6. The grace to accept criticism.

This is huge. Rejection is a form of criticism. Learn from it. Try to get a response from the editor as to why the piece was rejected. There are lots of reasons why a manuscript is rejected: It may not fit the venue; the magazine/publisher may have another that’s too similar. Or it may need so much editing it’s too much trouble for them to use. It may be bad writing, and lack focus.

Get feedback from an objective, honest person (not your mother!) on your piece before you submit it. Here’s an important reminder: Stay in the required word length. Often a piece is rejected because it’s too long (or too short). Editors simply don’t have time to work on it, unless it’s really, really good. And, please be original! The world doesn’t need one more Purpose-Driven Life, or Left Behind; or Jesus Calling.


Finally…You need Hope!

There’s a lot of information on how to make a sizzling book proposal, how to have great writing technique. And these are necessary tools a writer needs. However, the thing you need most is the will to keep writing. We writers all need encouragement. We all need Hope. We all need to know we’re not alone and to keep writing when everything inside us is screaming, “Just give up!”

You’ve probably heard this story before, but it bears repeating. John Grisham had a job as a young attorney that paid well enough, but he dreamed of writing. Writing was his true passion. He started getting up at five every morning to get to work early and scribble fiction on a yellow legal pad. At night he would pound out another page or two on an old Smith-Corona word processor resting on a board wedged between the washer and dryer in the laundry room of a three bedroom ranch home he shared with his wife and infant son. It was slow going, but after three years of this, he had a manuscript.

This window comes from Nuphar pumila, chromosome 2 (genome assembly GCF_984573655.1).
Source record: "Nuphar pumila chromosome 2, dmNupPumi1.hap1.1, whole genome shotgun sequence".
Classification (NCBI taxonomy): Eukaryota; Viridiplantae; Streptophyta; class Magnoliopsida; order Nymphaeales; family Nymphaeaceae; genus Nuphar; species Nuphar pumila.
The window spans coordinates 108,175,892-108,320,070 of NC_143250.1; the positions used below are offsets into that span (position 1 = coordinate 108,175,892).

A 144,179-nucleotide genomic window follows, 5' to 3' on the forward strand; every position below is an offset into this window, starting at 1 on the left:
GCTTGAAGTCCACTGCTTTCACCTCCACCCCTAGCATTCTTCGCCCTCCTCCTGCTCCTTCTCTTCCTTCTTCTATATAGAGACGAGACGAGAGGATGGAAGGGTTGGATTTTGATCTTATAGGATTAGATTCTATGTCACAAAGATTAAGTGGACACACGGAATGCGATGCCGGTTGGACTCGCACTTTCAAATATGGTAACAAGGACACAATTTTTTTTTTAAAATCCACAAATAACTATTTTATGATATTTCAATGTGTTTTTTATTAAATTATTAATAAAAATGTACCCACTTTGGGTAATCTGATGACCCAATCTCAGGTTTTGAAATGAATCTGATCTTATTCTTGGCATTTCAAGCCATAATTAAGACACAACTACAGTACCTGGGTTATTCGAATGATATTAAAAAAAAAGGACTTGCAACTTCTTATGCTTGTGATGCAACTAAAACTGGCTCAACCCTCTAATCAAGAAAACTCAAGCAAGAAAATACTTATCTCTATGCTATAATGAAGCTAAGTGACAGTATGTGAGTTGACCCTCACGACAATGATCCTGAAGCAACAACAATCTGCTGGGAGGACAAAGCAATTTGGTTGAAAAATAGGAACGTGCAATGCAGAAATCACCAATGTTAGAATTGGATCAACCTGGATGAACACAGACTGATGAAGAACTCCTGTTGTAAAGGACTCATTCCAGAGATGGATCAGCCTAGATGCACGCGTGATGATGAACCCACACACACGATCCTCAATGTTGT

He sent it to dozens of literary agents and publishers whose names he got from a guidebook. All sent it back. An agent finally agreed to take him on, one not considered particularly prestigious. After several more rejections, this agent sold John’s novel to an obscure publisher in Connecticut.

That publisher paid a modest advance, then sold very few of the 5,000 copies. In the meantime, he’d completed a second novel. His agent had trouble selling that one, too. John almost lost hope and wondered whether he should quit. Then some studio scouts in Hollywood heard about his second novel and began a bidding war against each other for the rights. Paramount won, paying $600,000 for the privilege of making it into a movie. That aroused the interest of publishers, and Doubleday offered $200,000 for The Firm.

Writing can be lonely and discouraging, but remember that most successful writers were once discouraged ones. Here are some inspiring examples:
• Frank Peretti’s first novel, This Present Darkness, was rejected by many major Christian publishers before it was published by Crossway Publishers and became a huge success

• Peter Drucker published his first novel at age seventy-two

• Laura Ingalls Wilder published her first novel at age sixty-five, and her best ones in her seventies.

• Twenty major publishers thought Chicken Soup for the Soul had no commercial prospects

• A dozen agents chose not to represent J.K.Rowling.

• Beatrix Potter had to self-publish The Tale of Peter Rabbit.
Persistence, discipline, and hard work eventually bring results.
Nancie Carmichael is the author of many books including Lord, Bless My Child (with her husband, Bill); Your Life, God’s Home; Praying for Rain; Desperate for God; Selah—Time to Stop, Think and Step into Your Future, and other books.
She and her husband Bill are publishers of Deep River Boo